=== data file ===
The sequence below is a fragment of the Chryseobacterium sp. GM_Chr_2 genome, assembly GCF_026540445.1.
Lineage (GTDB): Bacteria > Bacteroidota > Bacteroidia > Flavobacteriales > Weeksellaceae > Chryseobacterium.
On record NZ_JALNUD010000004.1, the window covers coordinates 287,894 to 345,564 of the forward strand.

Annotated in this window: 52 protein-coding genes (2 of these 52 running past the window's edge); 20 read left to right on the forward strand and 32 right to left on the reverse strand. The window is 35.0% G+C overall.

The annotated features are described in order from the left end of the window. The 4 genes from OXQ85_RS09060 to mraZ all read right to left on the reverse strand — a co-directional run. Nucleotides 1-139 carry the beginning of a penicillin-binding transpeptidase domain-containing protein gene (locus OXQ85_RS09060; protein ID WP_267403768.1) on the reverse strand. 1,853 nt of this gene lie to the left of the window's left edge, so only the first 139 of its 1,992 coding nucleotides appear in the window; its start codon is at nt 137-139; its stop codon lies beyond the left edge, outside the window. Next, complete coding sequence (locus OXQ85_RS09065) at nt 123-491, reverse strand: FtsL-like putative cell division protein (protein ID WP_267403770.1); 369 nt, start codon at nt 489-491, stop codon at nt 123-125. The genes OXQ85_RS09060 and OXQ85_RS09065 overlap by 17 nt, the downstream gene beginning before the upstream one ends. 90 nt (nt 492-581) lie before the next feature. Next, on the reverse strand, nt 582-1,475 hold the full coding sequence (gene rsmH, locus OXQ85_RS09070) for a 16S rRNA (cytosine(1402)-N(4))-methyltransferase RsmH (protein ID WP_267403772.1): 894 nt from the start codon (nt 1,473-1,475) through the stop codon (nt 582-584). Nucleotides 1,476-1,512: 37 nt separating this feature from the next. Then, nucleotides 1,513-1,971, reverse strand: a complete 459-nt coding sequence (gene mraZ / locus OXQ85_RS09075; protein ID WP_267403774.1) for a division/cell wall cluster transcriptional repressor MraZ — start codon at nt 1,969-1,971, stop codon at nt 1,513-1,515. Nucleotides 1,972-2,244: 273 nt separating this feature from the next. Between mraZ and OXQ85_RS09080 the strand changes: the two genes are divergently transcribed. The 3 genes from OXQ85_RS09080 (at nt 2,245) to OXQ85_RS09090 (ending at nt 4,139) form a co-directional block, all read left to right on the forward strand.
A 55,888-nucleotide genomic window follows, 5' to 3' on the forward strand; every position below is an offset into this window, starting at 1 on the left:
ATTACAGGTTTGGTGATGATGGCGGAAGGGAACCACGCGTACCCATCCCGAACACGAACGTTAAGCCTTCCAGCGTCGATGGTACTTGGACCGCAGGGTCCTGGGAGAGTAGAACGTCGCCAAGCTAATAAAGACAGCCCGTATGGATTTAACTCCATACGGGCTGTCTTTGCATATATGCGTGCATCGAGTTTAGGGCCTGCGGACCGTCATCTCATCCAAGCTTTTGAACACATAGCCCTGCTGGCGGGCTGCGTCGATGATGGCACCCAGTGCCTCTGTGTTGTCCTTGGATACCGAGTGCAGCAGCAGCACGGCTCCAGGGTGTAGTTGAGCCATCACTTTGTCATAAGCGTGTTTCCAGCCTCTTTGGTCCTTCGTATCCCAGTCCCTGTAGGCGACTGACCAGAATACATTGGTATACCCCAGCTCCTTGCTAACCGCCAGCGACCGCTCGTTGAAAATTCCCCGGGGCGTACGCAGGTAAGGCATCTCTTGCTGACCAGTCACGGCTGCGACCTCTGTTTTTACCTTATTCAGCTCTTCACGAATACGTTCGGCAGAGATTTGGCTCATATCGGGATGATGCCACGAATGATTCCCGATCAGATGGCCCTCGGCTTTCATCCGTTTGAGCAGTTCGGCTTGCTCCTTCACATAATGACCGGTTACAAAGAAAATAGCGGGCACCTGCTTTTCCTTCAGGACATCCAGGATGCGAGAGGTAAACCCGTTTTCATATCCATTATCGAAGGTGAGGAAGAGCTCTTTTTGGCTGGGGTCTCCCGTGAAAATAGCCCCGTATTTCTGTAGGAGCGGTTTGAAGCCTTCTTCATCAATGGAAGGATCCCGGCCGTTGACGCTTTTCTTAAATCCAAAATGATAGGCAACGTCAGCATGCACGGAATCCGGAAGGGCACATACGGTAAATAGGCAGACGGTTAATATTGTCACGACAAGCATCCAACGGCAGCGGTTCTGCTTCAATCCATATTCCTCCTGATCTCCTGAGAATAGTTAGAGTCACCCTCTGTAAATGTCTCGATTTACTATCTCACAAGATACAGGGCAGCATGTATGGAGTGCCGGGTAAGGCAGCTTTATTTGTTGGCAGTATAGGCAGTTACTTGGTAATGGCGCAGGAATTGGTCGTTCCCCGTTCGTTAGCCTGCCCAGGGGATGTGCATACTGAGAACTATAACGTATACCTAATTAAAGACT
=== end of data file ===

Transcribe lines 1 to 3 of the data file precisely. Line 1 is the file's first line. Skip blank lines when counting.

The sequence below is a fragment of the Chryseobacterium sp. GM_Chr_2 genome, assembly GCF_026540445.1.
Lineage (GTDB): Bacteria > Bacteroidota > Bacteroidia > Flavobacteriales > Weeksellaceae > Chryseobacterium.
On record NZ_JALNUD010000004.1, the window covers coordinates 287,894 to 345,564 of the forward strand.